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Learning about Arguments by Making Arguments

This page authored by Zornitsa Keremidchieva, Macalester College. The guidelines for the oral debate component of the activity are based on an original handout by Erich Fuchs, Pennsylvania State University.
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Summary

This group activity is a part of a semester-long course on Argumentation and Advocacy. Students form several groups that are then divided into a government and an opposition team to debate a topic of the students' choosing.The activity has three major components: (1) Each team collaboratively develops a written policy brief on the topic that the group chose; (2) The groups engage in a structured oral public debate of the topic; (3) Each student writes a peer review and personal reflection paper in which s/he articulates what s/he learned from his/her own debating experience and from watching the other students debate.

Learning Goals

Learning goals:
Locating, selecting, and evaluating evidence
Making inferences and synthesizing ideas
Critical thinking
Oral presentation

Context for Use

The activity is currently used as part of an introductory class on argumentation that can serve a variety of majors. Optimal number of students is 18 to 24. With its various stages, the activity can take between 2 and 4 weeks. No prior experience with debate is necessary. The activity can be adapted to upper level courses by re-focusing the topic of the debate and the permissible forms of evidence.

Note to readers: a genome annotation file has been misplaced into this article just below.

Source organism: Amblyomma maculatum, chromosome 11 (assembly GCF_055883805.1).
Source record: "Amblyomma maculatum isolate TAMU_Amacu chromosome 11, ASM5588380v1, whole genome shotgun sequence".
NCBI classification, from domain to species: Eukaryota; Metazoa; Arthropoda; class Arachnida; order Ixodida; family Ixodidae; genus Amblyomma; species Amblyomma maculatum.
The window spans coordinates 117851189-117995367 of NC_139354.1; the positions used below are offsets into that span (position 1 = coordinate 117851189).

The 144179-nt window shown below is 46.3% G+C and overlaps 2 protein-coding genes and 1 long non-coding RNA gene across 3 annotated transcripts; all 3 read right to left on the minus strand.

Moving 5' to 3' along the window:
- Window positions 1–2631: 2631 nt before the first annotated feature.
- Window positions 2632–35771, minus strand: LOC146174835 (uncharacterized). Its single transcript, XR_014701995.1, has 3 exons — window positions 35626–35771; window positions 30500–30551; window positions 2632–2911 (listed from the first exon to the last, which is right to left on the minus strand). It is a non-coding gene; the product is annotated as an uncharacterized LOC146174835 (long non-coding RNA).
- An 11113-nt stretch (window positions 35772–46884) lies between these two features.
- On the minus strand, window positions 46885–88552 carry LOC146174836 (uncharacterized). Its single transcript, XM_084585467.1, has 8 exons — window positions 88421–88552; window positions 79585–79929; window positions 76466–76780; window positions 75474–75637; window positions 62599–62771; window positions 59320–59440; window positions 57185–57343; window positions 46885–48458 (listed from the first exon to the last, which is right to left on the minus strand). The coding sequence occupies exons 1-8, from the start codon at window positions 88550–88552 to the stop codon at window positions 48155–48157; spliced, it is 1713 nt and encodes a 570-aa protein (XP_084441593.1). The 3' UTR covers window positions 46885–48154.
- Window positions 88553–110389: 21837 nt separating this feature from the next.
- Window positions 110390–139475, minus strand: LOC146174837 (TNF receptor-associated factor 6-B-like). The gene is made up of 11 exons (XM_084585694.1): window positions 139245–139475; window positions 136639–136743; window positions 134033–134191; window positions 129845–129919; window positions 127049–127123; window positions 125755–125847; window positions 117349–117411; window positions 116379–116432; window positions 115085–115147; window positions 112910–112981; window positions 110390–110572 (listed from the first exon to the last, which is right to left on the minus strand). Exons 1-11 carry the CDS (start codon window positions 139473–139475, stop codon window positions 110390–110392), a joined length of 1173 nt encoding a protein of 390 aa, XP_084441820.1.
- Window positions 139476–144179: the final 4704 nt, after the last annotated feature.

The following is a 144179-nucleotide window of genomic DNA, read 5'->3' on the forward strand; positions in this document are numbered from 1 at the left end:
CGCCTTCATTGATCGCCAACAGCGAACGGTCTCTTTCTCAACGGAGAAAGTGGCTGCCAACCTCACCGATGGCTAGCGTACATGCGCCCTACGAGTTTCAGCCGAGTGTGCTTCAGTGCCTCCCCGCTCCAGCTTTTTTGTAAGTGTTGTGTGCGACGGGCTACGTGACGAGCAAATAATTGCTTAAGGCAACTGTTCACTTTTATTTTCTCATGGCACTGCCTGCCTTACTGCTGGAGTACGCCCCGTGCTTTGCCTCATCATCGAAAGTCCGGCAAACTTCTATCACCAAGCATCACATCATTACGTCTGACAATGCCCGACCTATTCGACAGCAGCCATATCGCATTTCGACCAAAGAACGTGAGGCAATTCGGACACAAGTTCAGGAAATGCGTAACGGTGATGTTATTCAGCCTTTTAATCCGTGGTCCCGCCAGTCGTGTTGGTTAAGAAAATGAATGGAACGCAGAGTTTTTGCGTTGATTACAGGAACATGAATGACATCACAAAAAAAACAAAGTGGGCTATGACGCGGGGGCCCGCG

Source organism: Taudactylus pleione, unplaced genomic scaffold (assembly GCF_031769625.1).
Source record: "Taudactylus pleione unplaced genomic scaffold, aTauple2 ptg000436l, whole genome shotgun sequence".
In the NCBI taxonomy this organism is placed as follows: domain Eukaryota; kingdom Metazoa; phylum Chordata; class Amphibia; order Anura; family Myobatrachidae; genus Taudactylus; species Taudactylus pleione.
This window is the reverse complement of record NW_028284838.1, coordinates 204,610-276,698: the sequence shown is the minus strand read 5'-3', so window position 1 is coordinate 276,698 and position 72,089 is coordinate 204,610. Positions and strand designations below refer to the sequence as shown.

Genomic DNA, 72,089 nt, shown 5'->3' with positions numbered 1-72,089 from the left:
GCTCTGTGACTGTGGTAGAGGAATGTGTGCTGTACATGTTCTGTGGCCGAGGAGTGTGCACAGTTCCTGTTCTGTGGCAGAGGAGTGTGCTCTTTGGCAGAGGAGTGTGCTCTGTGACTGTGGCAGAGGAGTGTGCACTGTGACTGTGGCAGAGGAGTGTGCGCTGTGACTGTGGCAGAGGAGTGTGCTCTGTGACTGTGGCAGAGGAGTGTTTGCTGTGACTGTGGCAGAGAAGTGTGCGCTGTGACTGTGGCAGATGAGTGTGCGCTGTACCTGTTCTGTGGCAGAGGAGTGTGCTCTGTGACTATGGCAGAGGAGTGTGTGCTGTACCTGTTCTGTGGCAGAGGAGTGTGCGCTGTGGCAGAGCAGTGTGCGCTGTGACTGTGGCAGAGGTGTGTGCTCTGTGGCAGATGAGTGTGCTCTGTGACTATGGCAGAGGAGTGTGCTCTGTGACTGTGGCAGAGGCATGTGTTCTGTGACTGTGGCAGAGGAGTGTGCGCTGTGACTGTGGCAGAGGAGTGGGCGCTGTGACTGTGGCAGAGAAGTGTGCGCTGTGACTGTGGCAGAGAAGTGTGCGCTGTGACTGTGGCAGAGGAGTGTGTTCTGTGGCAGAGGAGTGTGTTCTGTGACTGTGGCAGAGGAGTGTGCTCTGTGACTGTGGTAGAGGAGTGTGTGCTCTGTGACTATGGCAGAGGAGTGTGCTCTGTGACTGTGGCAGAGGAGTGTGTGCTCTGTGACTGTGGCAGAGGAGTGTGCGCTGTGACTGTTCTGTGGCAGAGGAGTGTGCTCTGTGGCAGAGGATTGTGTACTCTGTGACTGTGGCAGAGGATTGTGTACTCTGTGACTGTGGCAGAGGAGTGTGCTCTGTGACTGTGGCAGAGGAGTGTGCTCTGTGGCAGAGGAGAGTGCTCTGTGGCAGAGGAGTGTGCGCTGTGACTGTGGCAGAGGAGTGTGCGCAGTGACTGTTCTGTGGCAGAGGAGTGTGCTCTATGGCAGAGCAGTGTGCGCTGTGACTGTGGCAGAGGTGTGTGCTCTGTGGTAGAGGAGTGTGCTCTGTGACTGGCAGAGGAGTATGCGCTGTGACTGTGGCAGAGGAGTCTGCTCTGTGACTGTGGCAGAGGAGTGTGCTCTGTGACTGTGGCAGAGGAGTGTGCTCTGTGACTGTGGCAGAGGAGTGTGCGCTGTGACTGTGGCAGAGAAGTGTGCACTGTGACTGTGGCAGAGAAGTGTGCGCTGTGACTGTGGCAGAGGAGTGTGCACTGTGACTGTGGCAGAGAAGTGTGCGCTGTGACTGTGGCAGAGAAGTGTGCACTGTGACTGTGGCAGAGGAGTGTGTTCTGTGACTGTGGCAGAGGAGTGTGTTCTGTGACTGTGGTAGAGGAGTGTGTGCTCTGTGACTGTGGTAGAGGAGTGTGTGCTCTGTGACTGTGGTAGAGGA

Description and Teaching Materials

The teaching materials include:
  1. A general description of the policy debate assignment (Microsoft Word 25kB Apr23 09)
  2. Guidelines for the oral debate component (Microsoft Word 47kB Apr23 09)
  3. Rubric for grading the written policy debate briefs (Microsoft Word 24kB Apr23 09)
  4. Rubric for grading the oral debate performance (Microsoft Word 26kB Apr23 09)
  5. Rubric for grading the peer review papers (Microsoft Word 24kB Apr23 09)

Teaching Notes and Tips

  1. Students need a lot of assistance with the research stage of the assignment. I usually collaborate with a librarian to acquaint them with the research databases that are available through the college library. Also, we have in-class workshops on interpreting and evaluating evidence.
  2. Students often have high speech anxiety. It is best to have opportunities for public speaking and mini-speaking activities on as many occasions as possible prior to the actual debates. Provide specific advice on body language and speaking tone and rate.
  3. Examples of policy briefs can be found online.

Assessment

The assessment of the students' performances is formal, i.e., it is based on the students' enactment of the components outlined in the assignment guidelines. The components are also visible in the grading rubrics, which are all shared with the students in advance.

References and Resources

For a good description and a sample policy brief, see:
Rieke, R. D., Sillars, M. O., & Peterson, T. R. (2008). Argumentation and critical decision making (7th ed.). Boston, MA: Pearson.

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